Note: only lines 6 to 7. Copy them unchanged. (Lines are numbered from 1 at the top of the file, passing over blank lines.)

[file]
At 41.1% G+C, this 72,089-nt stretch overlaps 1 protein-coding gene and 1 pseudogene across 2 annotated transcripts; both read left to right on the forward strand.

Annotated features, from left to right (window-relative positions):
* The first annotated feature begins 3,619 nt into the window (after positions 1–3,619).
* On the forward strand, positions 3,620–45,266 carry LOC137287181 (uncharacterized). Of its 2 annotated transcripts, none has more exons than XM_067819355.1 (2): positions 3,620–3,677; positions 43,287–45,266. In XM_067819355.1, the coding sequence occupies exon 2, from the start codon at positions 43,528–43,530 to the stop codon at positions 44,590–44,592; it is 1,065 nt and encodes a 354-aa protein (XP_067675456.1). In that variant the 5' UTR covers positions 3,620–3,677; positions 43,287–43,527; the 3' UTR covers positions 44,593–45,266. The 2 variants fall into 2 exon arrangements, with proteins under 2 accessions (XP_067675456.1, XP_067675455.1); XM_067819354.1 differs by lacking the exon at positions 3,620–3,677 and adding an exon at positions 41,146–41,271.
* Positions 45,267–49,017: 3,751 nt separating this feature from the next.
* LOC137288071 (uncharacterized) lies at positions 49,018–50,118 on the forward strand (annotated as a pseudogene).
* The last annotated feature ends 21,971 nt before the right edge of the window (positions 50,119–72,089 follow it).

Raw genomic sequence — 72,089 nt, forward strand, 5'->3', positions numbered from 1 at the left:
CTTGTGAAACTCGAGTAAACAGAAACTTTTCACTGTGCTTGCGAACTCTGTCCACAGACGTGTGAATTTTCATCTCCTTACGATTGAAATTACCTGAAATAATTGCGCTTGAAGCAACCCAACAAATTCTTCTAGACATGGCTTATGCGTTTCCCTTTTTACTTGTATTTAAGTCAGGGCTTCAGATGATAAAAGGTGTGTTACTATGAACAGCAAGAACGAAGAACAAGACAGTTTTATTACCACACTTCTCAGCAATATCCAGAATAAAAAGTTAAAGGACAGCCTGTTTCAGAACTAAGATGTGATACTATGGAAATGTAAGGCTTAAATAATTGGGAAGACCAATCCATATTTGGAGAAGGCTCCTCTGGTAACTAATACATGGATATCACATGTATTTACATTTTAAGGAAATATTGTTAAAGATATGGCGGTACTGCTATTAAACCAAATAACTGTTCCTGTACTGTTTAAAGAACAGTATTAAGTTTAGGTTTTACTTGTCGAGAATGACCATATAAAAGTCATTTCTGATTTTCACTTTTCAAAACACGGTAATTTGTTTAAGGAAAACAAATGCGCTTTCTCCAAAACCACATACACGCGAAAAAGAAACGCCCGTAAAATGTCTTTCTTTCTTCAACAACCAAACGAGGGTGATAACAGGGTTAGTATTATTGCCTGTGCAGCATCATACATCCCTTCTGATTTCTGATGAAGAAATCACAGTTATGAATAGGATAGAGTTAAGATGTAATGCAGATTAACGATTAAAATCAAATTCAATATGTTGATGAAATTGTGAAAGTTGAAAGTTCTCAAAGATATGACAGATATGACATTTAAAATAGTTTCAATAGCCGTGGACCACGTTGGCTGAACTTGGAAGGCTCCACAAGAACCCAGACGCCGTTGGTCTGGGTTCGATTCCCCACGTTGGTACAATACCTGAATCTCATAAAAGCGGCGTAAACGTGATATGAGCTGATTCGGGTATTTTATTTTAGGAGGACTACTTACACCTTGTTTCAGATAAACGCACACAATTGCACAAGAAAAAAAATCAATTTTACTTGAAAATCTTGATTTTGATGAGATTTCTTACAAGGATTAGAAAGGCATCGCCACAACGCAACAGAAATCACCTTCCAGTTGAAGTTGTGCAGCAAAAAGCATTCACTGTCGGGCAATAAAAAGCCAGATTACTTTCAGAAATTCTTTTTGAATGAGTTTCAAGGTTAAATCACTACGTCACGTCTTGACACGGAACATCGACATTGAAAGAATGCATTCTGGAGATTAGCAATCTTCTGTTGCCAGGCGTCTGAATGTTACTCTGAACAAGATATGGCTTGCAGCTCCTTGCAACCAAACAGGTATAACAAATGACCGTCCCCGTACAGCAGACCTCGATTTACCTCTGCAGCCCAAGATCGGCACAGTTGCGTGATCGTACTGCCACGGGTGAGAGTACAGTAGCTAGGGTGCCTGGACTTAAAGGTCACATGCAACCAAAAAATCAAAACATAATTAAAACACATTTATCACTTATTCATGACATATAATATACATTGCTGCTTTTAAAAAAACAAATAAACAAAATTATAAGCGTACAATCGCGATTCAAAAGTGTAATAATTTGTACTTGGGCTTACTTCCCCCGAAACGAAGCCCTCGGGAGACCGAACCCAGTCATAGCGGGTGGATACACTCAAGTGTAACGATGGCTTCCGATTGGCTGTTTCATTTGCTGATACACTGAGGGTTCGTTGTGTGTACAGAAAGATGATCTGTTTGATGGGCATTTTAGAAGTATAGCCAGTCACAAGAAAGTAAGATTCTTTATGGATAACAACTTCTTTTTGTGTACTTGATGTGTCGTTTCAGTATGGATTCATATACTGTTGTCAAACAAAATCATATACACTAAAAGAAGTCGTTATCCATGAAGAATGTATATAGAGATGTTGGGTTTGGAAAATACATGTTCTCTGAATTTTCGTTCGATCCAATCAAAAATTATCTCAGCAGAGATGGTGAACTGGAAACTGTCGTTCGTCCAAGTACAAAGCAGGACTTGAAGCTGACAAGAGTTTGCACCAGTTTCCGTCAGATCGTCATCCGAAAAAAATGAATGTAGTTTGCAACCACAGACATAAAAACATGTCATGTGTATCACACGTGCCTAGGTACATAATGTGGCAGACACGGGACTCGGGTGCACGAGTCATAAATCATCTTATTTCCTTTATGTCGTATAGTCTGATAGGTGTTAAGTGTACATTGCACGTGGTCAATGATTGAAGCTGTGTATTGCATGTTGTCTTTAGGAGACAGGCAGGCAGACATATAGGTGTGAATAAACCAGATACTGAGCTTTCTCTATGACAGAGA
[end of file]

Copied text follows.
* LOC137288071 (uncharacterized) lies at positions 49,018–50,118 on the forward strand (annotated as a pseudogene).
* The last annotated feature ends 21,971 nt before the right edge of the window (positions 50,119–72,089 follow it).